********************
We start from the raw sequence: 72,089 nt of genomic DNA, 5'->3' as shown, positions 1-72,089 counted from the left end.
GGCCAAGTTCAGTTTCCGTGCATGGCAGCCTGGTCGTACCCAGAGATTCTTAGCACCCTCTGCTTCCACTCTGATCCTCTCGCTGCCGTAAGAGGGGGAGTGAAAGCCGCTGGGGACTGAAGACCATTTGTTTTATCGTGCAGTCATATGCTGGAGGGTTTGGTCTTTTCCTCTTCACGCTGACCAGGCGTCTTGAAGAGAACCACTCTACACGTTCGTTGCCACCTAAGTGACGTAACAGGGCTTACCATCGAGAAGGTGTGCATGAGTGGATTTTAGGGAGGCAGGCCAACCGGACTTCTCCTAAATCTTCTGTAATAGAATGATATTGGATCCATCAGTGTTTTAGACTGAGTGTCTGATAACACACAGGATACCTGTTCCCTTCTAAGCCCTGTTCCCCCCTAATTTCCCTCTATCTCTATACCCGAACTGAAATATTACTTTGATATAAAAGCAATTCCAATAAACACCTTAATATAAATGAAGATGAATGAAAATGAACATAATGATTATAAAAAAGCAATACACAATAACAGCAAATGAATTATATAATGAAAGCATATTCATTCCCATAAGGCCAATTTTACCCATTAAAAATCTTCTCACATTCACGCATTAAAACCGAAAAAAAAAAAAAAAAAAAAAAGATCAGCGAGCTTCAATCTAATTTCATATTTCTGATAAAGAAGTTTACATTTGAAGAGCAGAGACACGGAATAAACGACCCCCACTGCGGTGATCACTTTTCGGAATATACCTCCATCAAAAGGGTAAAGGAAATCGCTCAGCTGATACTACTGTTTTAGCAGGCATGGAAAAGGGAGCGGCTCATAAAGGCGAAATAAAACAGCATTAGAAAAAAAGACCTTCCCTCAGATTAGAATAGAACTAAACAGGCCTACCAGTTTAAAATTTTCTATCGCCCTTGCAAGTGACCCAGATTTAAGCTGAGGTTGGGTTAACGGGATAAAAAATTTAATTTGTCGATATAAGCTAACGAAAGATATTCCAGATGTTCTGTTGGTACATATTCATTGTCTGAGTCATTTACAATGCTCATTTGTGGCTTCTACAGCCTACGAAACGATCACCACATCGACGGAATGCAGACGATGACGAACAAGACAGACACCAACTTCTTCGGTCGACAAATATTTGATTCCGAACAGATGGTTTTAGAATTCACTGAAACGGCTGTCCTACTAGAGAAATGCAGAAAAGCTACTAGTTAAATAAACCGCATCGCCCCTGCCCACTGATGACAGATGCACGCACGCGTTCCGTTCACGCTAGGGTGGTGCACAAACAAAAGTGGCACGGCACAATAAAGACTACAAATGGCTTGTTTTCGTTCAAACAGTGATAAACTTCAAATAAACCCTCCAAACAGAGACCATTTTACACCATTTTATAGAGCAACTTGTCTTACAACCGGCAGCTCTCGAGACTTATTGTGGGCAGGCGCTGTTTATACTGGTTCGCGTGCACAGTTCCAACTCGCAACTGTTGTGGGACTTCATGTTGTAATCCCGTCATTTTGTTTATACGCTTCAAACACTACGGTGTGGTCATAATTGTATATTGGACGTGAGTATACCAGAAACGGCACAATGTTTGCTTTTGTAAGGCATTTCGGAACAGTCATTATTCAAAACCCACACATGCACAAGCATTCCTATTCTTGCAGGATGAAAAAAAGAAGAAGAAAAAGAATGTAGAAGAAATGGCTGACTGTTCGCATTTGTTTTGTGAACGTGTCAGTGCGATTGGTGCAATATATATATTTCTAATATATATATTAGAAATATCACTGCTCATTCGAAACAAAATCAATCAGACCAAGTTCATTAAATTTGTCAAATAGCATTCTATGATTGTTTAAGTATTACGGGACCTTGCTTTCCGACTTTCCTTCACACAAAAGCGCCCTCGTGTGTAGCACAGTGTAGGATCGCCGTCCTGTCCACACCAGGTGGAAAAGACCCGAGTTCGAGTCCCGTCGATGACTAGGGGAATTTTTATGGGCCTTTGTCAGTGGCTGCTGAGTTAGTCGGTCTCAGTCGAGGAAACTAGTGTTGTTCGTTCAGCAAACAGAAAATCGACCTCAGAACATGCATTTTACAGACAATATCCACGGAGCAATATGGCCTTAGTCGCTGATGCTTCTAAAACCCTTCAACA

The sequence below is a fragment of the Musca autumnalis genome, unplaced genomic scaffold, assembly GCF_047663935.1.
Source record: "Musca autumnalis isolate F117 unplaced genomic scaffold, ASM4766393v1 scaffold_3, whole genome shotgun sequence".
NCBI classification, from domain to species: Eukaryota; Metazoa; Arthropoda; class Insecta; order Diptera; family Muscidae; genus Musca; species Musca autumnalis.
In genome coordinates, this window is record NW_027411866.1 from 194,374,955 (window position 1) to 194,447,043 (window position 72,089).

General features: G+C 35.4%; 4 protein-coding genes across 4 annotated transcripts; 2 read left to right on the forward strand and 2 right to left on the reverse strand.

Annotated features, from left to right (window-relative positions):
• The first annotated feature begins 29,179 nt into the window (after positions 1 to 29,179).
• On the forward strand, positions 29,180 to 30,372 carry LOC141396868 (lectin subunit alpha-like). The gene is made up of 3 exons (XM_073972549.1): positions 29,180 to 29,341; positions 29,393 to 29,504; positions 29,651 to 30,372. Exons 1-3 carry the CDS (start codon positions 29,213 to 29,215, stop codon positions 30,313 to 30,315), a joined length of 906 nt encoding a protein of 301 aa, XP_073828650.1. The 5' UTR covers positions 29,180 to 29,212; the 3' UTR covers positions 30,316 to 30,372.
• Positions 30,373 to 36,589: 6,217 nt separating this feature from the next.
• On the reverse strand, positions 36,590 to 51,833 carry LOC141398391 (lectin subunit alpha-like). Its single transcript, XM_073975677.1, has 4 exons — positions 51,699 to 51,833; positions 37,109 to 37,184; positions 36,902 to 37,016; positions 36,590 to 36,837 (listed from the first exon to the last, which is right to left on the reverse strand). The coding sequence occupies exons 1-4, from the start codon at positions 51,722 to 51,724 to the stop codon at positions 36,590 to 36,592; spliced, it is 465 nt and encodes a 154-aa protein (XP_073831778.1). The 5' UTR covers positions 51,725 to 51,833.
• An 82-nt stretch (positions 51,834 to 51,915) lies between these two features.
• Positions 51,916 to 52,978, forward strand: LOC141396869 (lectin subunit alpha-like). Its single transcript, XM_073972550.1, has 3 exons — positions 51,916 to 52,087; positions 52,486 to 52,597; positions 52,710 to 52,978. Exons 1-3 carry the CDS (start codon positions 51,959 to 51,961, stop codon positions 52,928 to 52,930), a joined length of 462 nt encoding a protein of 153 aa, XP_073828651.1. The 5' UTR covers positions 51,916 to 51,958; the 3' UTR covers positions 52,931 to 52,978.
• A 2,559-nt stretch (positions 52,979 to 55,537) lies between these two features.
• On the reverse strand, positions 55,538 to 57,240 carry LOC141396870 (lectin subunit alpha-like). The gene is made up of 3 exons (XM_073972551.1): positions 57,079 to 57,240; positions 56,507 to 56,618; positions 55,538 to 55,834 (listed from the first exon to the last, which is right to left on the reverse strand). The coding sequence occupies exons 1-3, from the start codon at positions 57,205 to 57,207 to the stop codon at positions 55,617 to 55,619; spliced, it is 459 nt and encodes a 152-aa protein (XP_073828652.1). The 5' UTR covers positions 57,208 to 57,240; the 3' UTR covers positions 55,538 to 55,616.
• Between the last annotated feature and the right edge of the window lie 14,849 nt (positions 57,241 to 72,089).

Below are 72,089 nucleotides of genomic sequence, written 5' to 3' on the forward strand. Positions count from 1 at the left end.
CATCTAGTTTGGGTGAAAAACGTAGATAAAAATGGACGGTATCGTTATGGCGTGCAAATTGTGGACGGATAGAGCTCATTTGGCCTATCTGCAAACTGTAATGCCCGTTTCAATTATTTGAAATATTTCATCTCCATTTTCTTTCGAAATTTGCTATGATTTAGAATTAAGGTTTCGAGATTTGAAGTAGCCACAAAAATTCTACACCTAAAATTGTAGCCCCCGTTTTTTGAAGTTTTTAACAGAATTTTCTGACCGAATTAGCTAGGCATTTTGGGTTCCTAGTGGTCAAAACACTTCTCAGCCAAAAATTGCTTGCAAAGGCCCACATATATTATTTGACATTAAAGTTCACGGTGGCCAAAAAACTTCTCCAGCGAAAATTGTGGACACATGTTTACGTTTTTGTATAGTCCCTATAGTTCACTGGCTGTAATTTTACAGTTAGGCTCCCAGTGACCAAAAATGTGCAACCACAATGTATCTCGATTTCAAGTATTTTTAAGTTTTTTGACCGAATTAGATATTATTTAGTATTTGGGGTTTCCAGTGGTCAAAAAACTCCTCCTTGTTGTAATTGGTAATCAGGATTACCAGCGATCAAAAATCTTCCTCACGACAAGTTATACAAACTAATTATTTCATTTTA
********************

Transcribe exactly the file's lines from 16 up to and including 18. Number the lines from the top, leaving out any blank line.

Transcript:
• On the reverse strand, positions 55,538 to 57,240 carry LOC141396870 (lectin subunit alpha-like). The gene is made up of 3 exons (XM_073972551.1): positions 57,079 to 57,240; positions 56,507 to 56,618; positions 55,538 to 55,834 (listed from the first exon to the last, which is right to left on the reverse strand). The coding sequence occupies exons 1-3, from the start codon at positions 57,205 to 57,207 to the stop codon at positions 55,617 to 55,619; spliced, it is 459 nt and encodes a 152-aa protein (XP_073828652.1). The 5' UTR covers positions 57,208 to 57,240; the 3' UTR covers positions 55,538 to 55,616.
• Between the last annotated feature and the right edge of the window lie 14,849 nt (positions 57,241 to 72,089).

Below are 72,089 nucleotides of genomic sequence, written 5' to 3' on the forward strand. Positions count from 1 at the left end.